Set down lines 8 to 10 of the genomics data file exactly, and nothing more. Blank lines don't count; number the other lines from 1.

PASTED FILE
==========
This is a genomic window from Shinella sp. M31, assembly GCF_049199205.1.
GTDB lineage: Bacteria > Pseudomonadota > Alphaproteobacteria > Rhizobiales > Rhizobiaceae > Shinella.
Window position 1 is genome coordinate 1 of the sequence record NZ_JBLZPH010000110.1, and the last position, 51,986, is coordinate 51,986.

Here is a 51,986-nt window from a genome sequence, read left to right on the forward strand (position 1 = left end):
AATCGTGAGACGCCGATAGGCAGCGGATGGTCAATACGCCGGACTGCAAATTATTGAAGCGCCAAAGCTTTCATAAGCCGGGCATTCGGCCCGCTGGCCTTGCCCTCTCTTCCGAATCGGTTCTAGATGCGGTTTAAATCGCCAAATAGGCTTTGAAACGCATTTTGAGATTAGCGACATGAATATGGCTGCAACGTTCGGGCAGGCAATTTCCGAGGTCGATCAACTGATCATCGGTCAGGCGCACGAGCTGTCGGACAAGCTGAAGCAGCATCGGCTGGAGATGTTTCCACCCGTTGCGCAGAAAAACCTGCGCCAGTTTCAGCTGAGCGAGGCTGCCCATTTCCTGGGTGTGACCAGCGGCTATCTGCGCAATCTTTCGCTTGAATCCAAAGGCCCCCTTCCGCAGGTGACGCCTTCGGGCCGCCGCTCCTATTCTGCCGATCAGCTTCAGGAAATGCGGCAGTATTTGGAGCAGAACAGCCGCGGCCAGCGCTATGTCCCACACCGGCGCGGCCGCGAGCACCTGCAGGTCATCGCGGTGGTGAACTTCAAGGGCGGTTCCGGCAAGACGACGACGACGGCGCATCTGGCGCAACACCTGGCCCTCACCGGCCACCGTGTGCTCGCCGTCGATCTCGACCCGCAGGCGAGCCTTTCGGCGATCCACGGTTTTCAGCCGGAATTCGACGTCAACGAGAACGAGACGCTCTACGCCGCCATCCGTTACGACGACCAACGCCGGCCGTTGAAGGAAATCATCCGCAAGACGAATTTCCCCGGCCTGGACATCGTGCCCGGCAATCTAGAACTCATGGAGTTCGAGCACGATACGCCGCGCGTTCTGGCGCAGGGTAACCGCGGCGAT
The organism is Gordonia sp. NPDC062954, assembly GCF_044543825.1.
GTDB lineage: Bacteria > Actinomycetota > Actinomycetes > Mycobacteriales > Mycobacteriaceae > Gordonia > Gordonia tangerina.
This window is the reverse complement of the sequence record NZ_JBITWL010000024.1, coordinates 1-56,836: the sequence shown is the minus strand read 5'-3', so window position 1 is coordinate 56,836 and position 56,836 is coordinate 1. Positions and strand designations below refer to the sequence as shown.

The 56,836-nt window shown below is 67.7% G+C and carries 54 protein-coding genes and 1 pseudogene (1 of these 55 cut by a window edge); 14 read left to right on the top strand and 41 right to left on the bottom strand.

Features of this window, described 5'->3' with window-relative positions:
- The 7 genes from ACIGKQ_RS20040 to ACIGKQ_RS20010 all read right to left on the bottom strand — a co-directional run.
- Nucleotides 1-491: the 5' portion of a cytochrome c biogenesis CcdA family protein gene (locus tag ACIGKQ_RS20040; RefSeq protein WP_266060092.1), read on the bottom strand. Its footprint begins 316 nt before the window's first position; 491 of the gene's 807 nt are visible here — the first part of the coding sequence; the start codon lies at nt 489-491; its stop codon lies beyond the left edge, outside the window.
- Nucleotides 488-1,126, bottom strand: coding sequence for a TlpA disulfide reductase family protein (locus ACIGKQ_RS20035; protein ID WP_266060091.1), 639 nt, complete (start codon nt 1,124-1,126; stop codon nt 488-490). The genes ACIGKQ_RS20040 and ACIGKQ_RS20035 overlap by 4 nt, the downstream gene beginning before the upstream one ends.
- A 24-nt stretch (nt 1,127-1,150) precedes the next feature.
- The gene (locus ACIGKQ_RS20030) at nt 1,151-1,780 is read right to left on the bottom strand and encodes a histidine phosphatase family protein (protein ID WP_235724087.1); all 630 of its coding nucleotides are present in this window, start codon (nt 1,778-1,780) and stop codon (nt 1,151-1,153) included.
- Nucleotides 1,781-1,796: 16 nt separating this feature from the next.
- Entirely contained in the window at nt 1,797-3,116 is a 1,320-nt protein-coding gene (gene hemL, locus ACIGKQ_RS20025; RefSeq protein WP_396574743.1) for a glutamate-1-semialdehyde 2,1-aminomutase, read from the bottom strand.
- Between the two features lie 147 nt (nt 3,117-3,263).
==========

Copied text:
This window is the reverse complement of the sequence record NZ_JBITWL010000024.1, coordinates 1-56,836: the sequence shown is the minus strand read 5'-3', so window position 1 is coordinate 56,836 and position 56,836 is coordinate 1. Positions and strand designations below refer to the sequence as shown.

The 56,836-nt window shown below is 67.7% G+C and carries 54 protein-coding genes and 1 pseudogene (1 of these 55 cut by a window edge); 14 read left to right on the top strand and 41 right to left on the bottom strand.

Features of this window, described 5'->3' with window-relative positions: